October 2023 climate report

6 Nov 2023, 2:45 PM


  • El Niño Southern Oscillation (ENSO) has a 100% chance of continuing through the summer.
  • Temperatures are likely to be “above average” while rainfall will be “below average” between November and January.
  • Rainfall in Northland was 156% of the expected October totals. This was driven by Ex-TC Lola at the end of the month.
  • Standardised precipitation of rainfall in Northland is near normal for between August – October, however it is beginning to drift towards being drier than expected.
  • October river flows were highly variable, with no discernible pattern for “above normal” or “below normal" flows.
  • Ground water levels in the aquifers between Whangārei and Taipa “below normal” for October.
  • Soil moisture levels generally declined through October before being recharged during Ex-TC Lola. The east coast and centre of Northland is at field capacity while the west has a mild deficit.

Climate Outlook

November 2023 to January 2024

El Niño conditions are currently tracking to be a highly significant event, with the October conditions recorded in the Pacific being the strongest since 1998. There is a 100% chance that El Niño will drive the summer climate, and an 80% chance that the conditions will persist throughout autumn. El Niño is expected to peak in December or January.

The Indian Ocean Dipole continues to be in a positive phase, which forces more high-pressure systems to congregate around New Zealand. This means Ex-Tropical Cyclones are less likely to pass over New Zealand. Northland can expect above average temperatures for the November – January period, and below average rainfall. River flows and soil moisture are likely to be near average or below average. Localised marine heat waves are likely to occur around Northland.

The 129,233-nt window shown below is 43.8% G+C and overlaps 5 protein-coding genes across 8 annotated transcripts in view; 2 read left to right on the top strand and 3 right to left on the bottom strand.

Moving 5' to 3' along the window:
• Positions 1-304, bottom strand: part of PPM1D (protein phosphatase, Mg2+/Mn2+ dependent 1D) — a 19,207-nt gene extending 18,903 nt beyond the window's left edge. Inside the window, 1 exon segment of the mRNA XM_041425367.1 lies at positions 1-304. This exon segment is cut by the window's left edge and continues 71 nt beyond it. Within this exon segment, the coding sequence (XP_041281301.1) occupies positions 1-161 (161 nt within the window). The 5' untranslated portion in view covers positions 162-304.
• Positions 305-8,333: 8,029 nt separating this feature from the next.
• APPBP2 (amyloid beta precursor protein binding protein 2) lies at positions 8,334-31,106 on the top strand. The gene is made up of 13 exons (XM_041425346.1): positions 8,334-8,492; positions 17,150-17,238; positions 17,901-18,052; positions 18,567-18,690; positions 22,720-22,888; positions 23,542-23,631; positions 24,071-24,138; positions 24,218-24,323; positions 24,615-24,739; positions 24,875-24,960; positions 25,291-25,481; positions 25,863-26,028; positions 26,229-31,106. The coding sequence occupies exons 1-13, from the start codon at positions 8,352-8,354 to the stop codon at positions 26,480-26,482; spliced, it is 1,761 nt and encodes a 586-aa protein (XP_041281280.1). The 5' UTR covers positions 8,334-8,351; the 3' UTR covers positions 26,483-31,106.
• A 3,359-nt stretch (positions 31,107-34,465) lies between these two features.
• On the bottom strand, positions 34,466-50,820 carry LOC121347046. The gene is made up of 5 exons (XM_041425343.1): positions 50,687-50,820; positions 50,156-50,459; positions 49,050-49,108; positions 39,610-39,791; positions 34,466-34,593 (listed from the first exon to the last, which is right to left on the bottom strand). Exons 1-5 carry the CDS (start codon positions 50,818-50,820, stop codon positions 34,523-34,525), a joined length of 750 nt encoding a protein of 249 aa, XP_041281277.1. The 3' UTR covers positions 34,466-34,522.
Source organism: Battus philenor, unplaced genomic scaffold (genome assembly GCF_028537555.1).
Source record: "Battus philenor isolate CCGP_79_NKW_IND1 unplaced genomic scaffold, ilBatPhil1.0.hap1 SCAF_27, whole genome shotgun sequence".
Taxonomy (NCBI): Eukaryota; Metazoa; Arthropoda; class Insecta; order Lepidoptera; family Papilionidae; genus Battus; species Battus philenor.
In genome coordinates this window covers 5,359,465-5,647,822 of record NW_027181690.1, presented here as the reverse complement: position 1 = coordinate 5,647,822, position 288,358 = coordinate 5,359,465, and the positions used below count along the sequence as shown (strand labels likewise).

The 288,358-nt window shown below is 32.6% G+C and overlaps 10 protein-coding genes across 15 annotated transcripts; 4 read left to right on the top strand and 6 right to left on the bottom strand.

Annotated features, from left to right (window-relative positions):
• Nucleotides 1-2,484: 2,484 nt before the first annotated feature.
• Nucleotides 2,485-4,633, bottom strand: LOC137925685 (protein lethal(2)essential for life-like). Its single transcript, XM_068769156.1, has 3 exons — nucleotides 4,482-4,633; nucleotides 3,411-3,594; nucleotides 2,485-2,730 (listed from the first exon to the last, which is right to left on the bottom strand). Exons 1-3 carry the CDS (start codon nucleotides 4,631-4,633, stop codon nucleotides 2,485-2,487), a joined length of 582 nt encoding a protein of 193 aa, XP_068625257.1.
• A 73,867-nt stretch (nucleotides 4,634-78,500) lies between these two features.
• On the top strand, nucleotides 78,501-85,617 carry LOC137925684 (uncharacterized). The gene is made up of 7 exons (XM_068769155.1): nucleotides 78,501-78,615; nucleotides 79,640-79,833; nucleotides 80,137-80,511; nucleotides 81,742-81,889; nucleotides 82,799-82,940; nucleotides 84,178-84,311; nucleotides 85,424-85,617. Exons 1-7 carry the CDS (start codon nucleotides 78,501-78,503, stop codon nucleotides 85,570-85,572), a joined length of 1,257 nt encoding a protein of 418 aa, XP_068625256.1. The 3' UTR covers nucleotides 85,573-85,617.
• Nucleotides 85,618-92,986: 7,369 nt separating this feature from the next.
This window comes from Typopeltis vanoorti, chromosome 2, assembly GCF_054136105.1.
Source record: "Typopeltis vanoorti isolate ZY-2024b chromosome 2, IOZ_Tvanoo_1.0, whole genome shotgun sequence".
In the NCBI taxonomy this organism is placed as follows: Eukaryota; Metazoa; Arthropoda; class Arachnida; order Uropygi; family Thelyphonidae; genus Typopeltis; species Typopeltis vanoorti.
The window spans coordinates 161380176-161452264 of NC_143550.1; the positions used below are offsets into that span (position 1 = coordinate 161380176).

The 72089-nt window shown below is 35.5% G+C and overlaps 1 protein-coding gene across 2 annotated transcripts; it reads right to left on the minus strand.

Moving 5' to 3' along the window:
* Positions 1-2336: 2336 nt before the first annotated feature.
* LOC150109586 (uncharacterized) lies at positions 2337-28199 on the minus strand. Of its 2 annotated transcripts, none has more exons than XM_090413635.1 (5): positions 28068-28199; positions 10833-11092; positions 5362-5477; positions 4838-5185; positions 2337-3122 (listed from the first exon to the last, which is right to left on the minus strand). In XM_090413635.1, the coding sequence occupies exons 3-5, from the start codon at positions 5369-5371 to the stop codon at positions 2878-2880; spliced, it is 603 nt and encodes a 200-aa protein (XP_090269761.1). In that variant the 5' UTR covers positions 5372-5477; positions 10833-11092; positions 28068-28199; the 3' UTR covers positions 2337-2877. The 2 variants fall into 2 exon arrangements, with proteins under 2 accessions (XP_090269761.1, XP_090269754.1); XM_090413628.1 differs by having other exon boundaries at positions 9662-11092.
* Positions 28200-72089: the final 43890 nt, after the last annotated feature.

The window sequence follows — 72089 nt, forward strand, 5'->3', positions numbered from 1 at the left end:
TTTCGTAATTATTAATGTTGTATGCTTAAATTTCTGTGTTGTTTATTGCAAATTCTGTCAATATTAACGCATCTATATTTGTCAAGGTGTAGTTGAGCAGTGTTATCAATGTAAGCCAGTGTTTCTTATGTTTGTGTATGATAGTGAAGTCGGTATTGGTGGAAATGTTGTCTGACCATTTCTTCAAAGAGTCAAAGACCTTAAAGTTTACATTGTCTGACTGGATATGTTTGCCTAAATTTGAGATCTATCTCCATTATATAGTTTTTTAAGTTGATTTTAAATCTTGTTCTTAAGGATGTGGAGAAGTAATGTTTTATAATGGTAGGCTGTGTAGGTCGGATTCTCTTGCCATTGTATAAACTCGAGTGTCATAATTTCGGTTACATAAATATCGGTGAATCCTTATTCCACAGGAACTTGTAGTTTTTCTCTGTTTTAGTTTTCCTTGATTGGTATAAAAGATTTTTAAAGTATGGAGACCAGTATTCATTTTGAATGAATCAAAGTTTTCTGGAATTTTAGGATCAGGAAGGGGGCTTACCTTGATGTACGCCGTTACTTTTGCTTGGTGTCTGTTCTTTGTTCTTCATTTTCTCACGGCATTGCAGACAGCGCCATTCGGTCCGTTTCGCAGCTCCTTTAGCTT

For more details, please refer to NIWA’s seasonal climate outlook for November 2023 - January 2024:

See the seasonal climate outlook on NIWA's website: niwa.co.nz

NIWA Temperature, Rainfall, Soil Moisture and River Flows probabilities for the period of November 2023 to January 2024

(Expressed as % likelihood for either Above Average, Near Average or Below Average conditions).

  Temperature Rainfall Soil moisture River flows
Above average 50 20 15 15
Near average 40 30 40 40
Below average 10 50 45 45


Majority of October was drier than expected, with small, scattered showers periodically passing through the region. However Ex-tropical cyclone Lola brought high winds and in excess of 100 mm of rain to most areas of Northland between 28 – 31 October. The rainfall from ex-TC Lola, is the driving factor for bringing the rainfall accumulated for the Hydrological year (July – June) close to the expected October average.

The highest rainfall amounts for October were in the central areas and the east coast. Kaikohe recorded the most rain (302.4 mm) followed closely by Whakapara (298.5 mm) and Touwai/ Whangaroa area (272 mm). The lowest recorded rainfall was on the Poutō Peninsula, with Poutō Point recording 42.5 mm, and Ngatawhiti Road, part way up the peninsula recording 68.5 mm.